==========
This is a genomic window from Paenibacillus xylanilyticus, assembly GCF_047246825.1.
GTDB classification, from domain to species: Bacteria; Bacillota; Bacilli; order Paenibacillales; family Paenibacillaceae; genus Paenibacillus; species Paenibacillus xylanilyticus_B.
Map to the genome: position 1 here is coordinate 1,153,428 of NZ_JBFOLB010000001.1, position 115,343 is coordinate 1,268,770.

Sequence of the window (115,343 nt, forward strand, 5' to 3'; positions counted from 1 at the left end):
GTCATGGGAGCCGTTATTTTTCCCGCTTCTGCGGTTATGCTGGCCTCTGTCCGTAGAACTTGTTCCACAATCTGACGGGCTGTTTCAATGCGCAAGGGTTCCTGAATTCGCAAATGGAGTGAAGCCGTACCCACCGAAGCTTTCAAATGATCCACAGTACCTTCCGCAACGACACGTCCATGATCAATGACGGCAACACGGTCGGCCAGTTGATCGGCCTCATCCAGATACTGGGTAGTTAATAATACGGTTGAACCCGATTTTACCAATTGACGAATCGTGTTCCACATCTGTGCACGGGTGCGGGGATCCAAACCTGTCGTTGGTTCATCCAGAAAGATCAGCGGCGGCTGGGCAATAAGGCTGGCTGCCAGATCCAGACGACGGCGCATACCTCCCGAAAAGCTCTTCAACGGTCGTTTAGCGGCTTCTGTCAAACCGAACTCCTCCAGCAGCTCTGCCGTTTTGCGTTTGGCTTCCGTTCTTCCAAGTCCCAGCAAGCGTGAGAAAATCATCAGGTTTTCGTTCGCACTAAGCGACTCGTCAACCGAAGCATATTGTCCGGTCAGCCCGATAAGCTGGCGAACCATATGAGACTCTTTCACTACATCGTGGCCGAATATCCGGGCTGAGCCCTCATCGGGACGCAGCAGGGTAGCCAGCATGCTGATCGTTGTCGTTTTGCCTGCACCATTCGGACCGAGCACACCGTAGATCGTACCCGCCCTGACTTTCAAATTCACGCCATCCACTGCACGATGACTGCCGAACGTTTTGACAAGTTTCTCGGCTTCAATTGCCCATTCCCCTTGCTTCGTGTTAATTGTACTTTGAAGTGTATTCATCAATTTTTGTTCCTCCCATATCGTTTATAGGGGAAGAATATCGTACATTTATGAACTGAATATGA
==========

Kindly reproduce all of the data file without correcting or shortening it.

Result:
This is a genomic window from Paenibacillus xylanilyticus, assembly GCF_047246825.1.
GTDB classification, from domain to species: Bacteria; Bacillota; Bacilli; order Paenibacillales; family Paenibacillaceae; genus Paenibacillus; species Paenibacillus xylanilyticus_B.
Map to the genome: position 1 here is coordinate 1,153,428 of NZ_JBFOLB010000001.1, position 115,343 is coordinate 1,268,770.

Sequence of the window (115,343 nt, forward strand, 5' to 3'; positions counted from 1 at the left end):
GTCATGGGAGCCGTTATTTTTCCCGCTTCTGCGGTTATGCTGGCCTCTGTCCGTAGAACTTGTTCCACAATCTGACGGGCTGTTTCAATGCGCAAGGGTTCCTGAATTCGCAAATGGAGTGAAGCCGTACCCACCGAAGCTTTCAAATGATCCACAGTACCTTCCGCAACGACACGTCCATGATCAATGACGGCAACACGGTCGGCCAGTTGATCGGCCTCATCCAGATACTGGGTAGTTAATAATACGGTTGAACCCGATTTTACCAATTGACGAATCGTGTTCCACATCTGTGCACGGGTGCGGGGATCCAAACCTGTCGTTGGTTCATCCAGAAAGATCAGCGGCGGCTGGGCAATAAGGCTGGCTGCCAGATCCAGACGACGGCGCATACCTCCCGAAAAGCTCTTCAACGGTCGTTTAGCGGCTTCTGTCAAACCGAACTCCTCCAGCAGCTCTGCCGTTTTGCGTTTGGCTTCCGTTCTTCCAAGTCCCAGCAAGCGTGAGAAAATCATCAGGTTTTCGTTCGCACTAAGCGACTCGTCAACCGAAGCATATTGTCCGGTCAGCCCGATAAGCTGGCGAACCATATGAGACTCTTTCACTACATCGTGGCCGAATATCCGGGCTGAGCCCTCATCGGGACGCAGCAGGGTAGCCAGCATGCTGATCGTTGTCGTTTTGCCTGCACCATTCGGACCGAGCACACCGTAGATCGTACCCGCCCTGACTTTCAAATTCACGCCATCCACTGCACGATGACTGCCGAACGTTTTGACAAGTTTCTCGGCTTCAATTGCCCATTCCCCTTGCTTCGTGTTAATTGTACTTTGAAGTGTATTCATCAATTTTTGTTCCTCCCATATCGTTTATAGGGGAAGAATATCGTACATTTATGAACTGAATATGA